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Babies cry - a lot
...often for long periods

for no apparent reason.


Some call it "colic," but periods of crying are part of a baby's normal development.  This time of excessive crying is referred to as the "period of PURPLE crying."

Your child can cry for hours and still be perfectly healthy.  It is also very normal for you as a parent to feel frustrated and angry.  It is important to know that there may be times that you should not hold your baby until you have had time to calm down.  It is also important for you to share this information with anyone that cares for your baby, including babysitter, spouse or other family members.

In most cases, a baby suffers brain injuries, also called Shaken Baby Syndrome, when shaken by a frustrated caregiver.  Shaking a baby for even a few seconds can cause lifelong disabilities or death.

Understanding that there is a pattern behind these times of excessive crying can help.  The world PURPLE is used to explain these infant crying patterns:

P-Peak of Crying.  Your child may cry more each week, peaking at 2 months and getting less at 3-5 months.

U-Unexpected.  Crying may come on at an unexpected time.

R-Resists Soothing. Your baby may not like anything you try to soothe them.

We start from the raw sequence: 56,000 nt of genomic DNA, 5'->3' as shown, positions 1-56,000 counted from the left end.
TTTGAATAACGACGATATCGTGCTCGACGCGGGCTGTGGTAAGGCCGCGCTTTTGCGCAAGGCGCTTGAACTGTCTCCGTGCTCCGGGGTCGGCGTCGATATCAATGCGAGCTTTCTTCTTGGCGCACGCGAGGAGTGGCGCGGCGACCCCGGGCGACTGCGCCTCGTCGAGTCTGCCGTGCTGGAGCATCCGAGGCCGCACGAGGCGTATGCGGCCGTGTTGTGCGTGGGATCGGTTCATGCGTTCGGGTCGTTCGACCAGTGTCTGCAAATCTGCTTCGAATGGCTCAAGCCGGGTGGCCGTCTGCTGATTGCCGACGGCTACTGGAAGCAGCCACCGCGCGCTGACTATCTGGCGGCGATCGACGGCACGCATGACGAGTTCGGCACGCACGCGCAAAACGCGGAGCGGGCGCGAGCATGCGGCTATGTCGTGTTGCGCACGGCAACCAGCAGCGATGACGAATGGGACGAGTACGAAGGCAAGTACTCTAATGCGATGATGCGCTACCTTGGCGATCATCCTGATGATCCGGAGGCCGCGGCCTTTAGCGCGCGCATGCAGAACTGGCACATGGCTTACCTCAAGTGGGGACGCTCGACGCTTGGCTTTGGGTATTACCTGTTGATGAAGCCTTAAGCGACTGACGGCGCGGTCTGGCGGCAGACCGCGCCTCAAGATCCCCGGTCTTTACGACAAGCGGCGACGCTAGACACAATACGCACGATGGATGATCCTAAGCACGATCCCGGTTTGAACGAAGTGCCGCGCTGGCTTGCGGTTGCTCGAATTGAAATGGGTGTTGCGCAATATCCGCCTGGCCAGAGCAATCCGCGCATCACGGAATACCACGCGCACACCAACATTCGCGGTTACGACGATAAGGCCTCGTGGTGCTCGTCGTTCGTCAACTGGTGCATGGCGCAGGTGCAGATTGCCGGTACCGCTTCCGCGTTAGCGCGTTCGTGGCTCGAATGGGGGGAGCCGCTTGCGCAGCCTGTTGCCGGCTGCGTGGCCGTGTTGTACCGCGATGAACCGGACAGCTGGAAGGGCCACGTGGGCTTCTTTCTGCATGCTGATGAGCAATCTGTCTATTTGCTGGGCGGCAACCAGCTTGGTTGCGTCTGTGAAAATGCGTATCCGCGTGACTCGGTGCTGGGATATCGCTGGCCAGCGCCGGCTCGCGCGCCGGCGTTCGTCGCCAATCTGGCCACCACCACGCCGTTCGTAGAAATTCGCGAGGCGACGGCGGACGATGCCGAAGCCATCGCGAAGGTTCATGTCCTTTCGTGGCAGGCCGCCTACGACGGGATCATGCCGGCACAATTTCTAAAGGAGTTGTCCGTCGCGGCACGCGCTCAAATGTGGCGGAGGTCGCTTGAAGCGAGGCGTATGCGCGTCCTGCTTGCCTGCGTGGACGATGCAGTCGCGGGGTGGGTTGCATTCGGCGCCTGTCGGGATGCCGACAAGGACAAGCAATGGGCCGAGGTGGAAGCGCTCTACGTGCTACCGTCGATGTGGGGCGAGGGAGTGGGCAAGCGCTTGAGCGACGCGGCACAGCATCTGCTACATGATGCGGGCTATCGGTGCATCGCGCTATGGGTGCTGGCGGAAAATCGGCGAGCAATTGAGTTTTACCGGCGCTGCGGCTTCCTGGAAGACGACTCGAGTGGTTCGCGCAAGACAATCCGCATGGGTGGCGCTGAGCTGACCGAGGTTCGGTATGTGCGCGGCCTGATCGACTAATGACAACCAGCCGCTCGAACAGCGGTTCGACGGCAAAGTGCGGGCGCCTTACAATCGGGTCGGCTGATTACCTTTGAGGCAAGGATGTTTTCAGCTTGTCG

P-Pain-Like Face.  Your baby's expression may make it look as if they are in pain, although they may not be.

L-Long Lasting.  Crying will usually last about five hours, sometimes more.

E-Evening.  Your baby may cry more than normal in the late afternoon or evening hours.

When your baby won't stop crying, no matter what you do, remember the word CALM can help you focus and stay in control: 

 Stay Calm

C = Count to 10
A = Attend to needs
L = Listen to types of cries
M = Monitor yourself and baby

If nothing has helped soothe your baby, and you can't take any more crying, place the baby in its crib and walk away for 10 minutes.  When you know its basic needs are met, it's OK to allow the baby to cry.

It doesn't make you a bad parent.  Take some deep breaths and call someone close to you to ask for help or just to talk.


For more information and tips on how to soothe your baby during crying spells, visit